“Hey look, it’s a grown man on a 50cc scooter!” Laugh all you want, but this grown man is getting 117mpg, parking anywhere he wants, carrying his laptop under the seat and cutting through traffic, all for $1,999. If transportation is your only goal, and you’re moving through a dense urban environment, you seriously can’t do better than the new Honda Metropolitan 50.

Photos: Alfonse Palaima

New vs Old

Over the previous Metro, this new model adds fuel-injection, combined brakes, cleans up the looks and drops the price by $50 while upping fuel economy by 3mpg. Small changes, but it’s a more refined machine in a market segment where rough-around-the-edges is more common.

Fuel-injection is really the big change. That’s responsible for the slight uptick in fuel economy, but owners will notice it more in the instantaneous engine warm up and incredibly smooth power delivery. Smoothness seems like an obvious trait for any 50cc four-stroke, but this new Metro takes it to a new level. Twisting the throttle is more akin to spreading butter than it is controlling a rate of tiny explosions.

Combined brakes are nice too. They’re drum front and rear and the mechanical front doesn’t have much power, but using the left hand’s rear lever brings you to a sharp, predictable, controllable stop by applying a little front too. Just watch the brake slides.

Is a 50 really viable on US roads?

Advantage: At just 179lbs (wet) you can literally pick the Metro up and carry it around quite easily. You can imagine how confidence inspiring this incredibly low weight would be to a beginner.

Disadvantage: Acceleration away from a stoplight is as slow as a Zero DS, but unlike the electric, the Metro runs out of steam at a governed 35mph (thank the variety of international frameworks the massively popular scooter needs to exist within). Being unable to beat cars away from the lights and being limited to a speed slower than than of literally all other traffic on any street at any time will prove massively intimidating to beginners.

It's incredibly easy to negotiate very low speed obstacles on such a light bike.

I’ve actually warned non-riding friends off 50s (specifically the Ruckus) for that reason. A 125 or 150 will keep up with most fast cars in a drag race and can even hop on the freeway for short sprints. To get there within the Honda range though, you’d need to pony up an additional $1,500 though.

To answer the question: yes, a 50 is viable if you’re traveling within a limited geographic area and can avoid routes where cars regularly travel at 50mph+. Or if you’re an experience, confident rider that doesn’t mind operating a tiny, slow scooter around scary drivers.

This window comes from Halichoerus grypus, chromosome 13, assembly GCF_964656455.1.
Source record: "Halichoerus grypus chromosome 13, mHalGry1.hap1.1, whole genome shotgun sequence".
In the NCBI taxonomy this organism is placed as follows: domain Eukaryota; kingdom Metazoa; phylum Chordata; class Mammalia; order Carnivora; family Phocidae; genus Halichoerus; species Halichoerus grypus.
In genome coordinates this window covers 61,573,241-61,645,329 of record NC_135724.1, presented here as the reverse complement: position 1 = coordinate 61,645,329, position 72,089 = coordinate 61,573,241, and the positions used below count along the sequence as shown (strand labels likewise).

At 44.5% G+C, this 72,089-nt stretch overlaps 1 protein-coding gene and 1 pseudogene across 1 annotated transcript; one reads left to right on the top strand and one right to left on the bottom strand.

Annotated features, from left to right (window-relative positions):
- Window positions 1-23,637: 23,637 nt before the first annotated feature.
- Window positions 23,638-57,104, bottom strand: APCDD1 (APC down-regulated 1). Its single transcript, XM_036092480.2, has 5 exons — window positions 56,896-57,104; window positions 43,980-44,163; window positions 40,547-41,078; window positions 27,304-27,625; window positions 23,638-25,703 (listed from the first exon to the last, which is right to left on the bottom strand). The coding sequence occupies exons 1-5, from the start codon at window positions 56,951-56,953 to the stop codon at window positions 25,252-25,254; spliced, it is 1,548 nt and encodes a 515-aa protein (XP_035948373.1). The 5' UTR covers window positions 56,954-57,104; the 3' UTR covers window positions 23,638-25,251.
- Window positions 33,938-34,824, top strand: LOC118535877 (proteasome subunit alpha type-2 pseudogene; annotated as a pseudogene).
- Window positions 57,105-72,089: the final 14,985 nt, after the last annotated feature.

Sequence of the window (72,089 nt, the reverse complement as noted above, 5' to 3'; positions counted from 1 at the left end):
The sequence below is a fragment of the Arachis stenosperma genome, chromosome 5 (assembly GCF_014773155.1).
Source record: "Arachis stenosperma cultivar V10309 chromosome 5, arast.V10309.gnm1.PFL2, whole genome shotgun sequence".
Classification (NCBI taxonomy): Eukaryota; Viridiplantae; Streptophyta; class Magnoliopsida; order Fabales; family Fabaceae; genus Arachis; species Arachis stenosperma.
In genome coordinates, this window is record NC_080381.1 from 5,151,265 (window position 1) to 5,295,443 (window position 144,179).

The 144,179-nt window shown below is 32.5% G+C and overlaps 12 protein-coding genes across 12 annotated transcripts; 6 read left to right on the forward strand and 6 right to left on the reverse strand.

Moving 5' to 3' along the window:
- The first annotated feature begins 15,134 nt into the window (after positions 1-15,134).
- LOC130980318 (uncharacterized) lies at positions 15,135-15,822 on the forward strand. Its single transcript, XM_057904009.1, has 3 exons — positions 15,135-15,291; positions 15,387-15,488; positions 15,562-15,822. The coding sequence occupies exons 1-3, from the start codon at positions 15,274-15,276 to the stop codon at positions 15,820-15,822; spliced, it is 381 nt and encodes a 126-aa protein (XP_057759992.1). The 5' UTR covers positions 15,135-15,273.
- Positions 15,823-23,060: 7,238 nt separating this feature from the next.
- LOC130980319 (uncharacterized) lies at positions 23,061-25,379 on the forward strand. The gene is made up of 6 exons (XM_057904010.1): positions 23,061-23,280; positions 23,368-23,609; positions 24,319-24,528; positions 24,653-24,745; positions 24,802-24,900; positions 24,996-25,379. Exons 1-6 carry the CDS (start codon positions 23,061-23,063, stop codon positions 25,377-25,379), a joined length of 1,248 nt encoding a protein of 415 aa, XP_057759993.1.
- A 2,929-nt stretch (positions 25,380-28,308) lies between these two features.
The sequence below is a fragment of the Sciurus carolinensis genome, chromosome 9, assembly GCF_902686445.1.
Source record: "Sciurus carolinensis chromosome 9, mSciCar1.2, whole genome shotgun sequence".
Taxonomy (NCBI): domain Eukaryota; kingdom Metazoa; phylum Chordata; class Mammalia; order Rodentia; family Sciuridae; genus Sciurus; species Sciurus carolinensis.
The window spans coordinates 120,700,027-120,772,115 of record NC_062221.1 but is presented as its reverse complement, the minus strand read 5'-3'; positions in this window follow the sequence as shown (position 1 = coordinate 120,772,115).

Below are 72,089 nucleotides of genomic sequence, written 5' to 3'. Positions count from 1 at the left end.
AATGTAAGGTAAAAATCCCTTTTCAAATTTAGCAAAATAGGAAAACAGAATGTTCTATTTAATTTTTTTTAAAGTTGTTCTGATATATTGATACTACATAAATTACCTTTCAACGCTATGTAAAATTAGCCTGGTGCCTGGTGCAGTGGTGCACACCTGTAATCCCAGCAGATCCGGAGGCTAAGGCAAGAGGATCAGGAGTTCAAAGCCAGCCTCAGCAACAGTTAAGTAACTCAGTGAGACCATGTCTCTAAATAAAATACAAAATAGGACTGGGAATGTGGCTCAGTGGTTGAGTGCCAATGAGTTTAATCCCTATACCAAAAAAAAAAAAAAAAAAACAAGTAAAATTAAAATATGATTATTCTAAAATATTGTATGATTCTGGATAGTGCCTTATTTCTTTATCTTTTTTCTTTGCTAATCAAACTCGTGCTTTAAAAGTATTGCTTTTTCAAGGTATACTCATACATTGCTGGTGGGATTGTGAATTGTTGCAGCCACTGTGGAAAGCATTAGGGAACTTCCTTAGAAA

Using it as a neighborhood vehicle, for local commutes or similar, it’s literally a perfect vehicle. 117mpg means your gas bill will be essentially nothing and dropping $1,999 on a new vehicle (or paying for it monthly for the price of a decent lunch), means it’s easy to keep one of these around for just those kind of journeys. It’d work great as a supplement to a car for when hunting for a parking spot could double journey times.

Will it make you look ridiculous?

Well, judging by these photos, maybe a little ridiculous. Still, I’d take a friendly laugh over a turned up nose any day. And a turned up nose is exactly what I got parking at the cafe this morning on very loud black on black on black Tuono V4. It’s fun and relaxing to subvert the whole biker stereotype thing.

The friendliest face of motorcycling

How’s it ride?

Ergonomics are just uncramped enough that I was able to comfortable sit on it without the bars fouling my knees. I’m 6’ 2” and have a 34” inseam.

Suspension travel is extremely limited and the tiny 10-inch wheels are easily thrown of course by the smallest of obstacles, but stability is rock solid at top speed. The end result makes cutting through obstacles intuitively easy and cruising at WOT completely relaxing.

Will it wheelie?

If you put both feet down and push backwards with them as you open the throttle, it totally will. For about two feet.

Why not just get a Ruckus?

Yeah, the Ruckus has better styling, but it’s $500 more and uses the older, 114mpg, carb’d motor. The Metropolitan’s enclosed underseat storage space might be more immediately practical depending on your needs too.

Did you get bored riding it?

Not really. No it’s no exotic Italian literbike, but just cruising along, totally worry free has as much merit in an urban situation as flying along, worried about cars, cops and precise grip levels. Scooters are just a different experience. One that still gets you outside, out of traffic and into your very own world.


117mpg, $1,999, it’s a Honda.

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